Poland’s Central Bank Chief Throws Easing Expectations Into 2026

(Bloomberg) -- Poland’s central bank chief hardened his stance on inflation, saying policymakers are unlikely to deliver an interest-rate cut until 2026 as they anticipate a return to price increases.

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Governor Adam Glapinski has insisted that a jump in inflation driven by a government decision to partially lift energy price caps effectively rules out a reduction in the benchmark rate this year. As of June, he’d expressed hope that borrowing costs could fall in mid-2025.

But Glapinski threw that forecast forward by months on Thursday, in comments that will likely take on significance in Warsaw as Prime Minister Donald Tusk’s government accuses the governor of playing politics.

“We can forget about cutting interest rates when inflation rate goes up significantly,” Glapinski told reporters. “Such a possibility may not arise until 2026 at the earliest, once inflation begins to fall.”

An ally of the nationalist ruling party that Tusk ousted from power last year, Glapinski faces a probe into allegations into irregularities over bond purchases and other wrongdoing. He has consistently denied the accusations.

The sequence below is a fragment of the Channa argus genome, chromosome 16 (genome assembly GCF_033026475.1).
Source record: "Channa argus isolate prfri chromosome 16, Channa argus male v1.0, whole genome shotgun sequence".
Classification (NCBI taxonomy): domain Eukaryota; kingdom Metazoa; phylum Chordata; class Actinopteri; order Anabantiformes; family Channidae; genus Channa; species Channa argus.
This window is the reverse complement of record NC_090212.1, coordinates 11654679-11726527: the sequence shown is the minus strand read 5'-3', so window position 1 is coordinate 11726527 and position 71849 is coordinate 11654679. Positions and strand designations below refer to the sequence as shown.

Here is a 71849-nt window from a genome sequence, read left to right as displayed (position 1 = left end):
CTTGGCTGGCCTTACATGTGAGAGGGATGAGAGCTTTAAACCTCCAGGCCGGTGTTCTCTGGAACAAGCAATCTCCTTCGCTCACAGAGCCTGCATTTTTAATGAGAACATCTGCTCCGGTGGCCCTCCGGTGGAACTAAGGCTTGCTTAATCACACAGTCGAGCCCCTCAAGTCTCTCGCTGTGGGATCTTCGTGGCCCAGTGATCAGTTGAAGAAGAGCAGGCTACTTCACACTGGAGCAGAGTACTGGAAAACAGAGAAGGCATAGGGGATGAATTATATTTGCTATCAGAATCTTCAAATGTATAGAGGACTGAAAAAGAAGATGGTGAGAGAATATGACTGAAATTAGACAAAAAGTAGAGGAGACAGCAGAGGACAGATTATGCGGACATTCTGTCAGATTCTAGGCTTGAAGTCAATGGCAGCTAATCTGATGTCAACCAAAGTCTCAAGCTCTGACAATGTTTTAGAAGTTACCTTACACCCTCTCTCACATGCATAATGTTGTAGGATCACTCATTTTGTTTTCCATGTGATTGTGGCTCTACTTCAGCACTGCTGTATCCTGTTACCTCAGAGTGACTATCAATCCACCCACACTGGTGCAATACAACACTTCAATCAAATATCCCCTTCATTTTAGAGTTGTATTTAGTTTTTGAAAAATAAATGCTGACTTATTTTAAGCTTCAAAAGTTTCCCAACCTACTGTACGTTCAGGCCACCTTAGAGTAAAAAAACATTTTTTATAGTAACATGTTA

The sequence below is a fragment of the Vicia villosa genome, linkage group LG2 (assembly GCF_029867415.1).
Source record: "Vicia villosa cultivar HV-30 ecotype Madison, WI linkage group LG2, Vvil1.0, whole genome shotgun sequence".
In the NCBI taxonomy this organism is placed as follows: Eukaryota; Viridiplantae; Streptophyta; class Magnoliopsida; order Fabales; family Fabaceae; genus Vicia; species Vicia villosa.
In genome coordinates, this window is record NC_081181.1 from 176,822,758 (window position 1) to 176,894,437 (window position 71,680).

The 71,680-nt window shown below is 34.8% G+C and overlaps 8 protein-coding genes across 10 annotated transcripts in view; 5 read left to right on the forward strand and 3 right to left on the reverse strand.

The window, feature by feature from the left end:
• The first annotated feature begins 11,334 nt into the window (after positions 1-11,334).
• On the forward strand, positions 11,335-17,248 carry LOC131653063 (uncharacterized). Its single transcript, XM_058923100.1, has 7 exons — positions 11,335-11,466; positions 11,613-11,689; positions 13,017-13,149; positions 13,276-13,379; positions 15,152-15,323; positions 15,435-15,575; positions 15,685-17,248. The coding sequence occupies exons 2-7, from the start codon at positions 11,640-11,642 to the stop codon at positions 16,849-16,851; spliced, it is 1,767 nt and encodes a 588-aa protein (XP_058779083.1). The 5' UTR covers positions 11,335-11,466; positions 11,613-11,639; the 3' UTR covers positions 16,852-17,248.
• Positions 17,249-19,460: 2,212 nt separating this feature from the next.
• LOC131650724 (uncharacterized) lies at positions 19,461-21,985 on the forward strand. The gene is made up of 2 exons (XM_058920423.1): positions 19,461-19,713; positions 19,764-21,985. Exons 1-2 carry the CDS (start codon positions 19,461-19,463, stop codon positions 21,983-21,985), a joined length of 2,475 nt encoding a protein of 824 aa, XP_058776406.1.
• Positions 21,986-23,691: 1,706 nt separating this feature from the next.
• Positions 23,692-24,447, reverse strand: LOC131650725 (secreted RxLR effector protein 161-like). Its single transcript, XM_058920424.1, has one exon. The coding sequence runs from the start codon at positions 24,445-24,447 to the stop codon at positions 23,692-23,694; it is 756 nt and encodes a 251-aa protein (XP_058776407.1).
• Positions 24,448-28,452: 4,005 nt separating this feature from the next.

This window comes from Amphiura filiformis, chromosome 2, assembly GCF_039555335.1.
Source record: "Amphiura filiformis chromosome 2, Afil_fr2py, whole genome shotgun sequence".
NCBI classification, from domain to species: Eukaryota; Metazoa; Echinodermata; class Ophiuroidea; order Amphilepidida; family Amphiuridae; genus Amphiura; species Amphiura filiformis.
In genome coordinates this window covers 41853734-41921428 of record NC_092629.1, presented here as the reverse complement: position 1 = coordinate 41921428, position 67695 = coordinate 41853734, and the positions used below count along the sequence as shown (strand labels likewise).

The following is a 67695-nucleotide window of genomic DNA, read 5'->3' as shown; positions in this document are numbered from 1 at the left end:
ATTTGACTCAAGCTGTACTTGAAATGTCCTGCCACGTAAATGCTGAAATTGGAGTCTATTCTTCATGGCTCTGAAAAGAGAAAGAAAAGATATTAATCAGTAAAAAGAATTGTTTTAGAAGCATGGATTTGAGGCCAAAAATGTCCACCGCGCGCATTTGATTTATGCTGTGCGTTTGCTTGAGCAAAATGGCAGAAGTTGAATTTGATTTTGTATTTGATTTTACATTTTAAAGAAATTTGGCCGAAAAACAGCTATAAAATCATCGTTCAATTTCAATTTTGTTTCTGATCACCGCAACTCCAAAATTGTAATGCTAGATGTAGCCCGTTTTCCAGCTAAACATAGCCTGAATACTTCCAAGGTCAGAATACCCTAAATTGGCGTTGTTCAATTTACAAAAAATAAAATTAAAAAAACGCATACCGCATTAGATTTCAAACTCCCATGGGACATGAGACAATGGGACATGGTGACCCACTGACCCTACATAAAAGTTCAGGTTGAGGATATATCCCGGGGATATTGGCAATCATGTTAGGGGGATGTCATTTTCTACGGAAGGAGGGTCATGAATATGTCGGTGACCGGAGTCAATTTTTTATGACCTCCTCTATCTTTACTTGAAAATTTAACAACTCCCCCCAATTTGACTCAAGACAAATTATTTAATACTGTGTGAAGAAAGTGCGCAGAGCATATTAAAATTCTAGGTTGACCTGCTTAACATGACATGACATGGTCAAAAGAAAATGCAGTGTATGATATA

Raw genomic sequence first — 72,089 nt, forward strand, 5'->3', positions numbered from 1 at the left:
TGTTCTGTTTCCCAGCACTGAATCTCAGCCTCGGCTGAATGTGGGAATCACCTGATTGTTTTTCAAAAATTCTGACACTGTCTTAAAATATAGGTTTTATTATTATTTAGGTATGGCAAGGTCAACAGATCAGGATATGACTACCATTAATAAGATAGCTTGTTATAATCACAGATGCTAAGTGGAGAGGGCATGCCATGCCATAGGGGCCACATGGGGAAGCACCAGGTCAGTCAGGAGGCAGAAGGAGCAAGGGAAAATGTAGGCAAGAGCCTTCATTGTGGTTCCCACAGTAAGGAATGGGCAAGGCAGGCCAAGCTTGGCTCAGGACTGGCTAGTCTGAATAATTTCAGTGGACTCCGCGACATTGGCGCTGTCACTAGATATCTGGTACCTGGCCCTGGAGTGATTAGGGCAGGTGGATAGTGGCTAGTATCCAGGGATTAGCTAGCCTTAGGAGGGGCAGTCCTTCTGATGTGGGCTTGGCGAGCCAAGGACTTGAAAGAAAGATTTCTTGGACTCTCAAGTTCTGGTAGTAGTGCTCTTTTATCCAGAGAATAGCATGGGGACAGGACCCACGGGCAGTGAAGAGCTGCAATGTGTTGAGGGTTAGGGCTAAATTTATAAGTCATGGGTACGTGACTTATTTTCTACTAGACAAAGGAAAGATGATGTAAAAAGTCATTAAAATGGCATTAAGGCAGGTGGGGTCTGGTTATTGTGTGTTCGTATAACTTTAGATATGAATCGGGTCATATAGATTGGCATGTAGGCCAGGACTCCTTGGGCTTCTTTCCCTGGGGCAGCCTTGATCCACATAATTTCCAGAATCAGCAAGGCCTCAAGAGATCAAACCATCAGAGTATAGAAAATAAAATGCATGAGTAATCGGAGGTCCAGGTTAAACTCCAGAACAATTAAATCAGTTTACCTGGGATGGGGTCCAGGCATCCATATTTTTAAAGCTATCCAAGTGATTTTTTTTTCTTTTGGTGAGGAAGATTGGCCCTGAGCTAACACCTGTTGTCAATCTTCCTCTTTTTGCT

Even as inflation has slid to within the National Bank of Poland’s tolerance range for five months and regularly slips below expectations, the central bank predicts that the government measures will help push the consumer-price index to around 5% by the end of this year.

Glapinski was embroiled in accusations of political decision-making last year, when he oversaw two rate cuts ahead of the crucial October election, including an unexpected 75 basis-point reduction that blindsided markets.

“It’s difficult to dismiss the notion when listening to Governor Glapinski and taking into account two rate cuts ahead of last year’s general elections that his preference to keep interest rates unchanged until 2026 is motivated by politics,” said Piotr Matys, a strategist at InTouch Capital Markets.

Poland will hold a presidential election next year, a contest that will determine who succeeds President Andrzej Duda, an ally of the nationalist Law & Justice party who will end his second and final term.

“The message from the governor has once again sharpened, killing expectations of rate cuts not only in 2024, but also in 2025,” Piotr Bielski, an economist at Santander Bank Polska, wrote in a note. “We are still not giving up on the thesis that rate cuts could occur in the third quarter of 2025, if economic conditions and incoming data allow it.”

--With assistance from Konrad Krasuski, Piotr Bujnicki and Maciej Martewicz.

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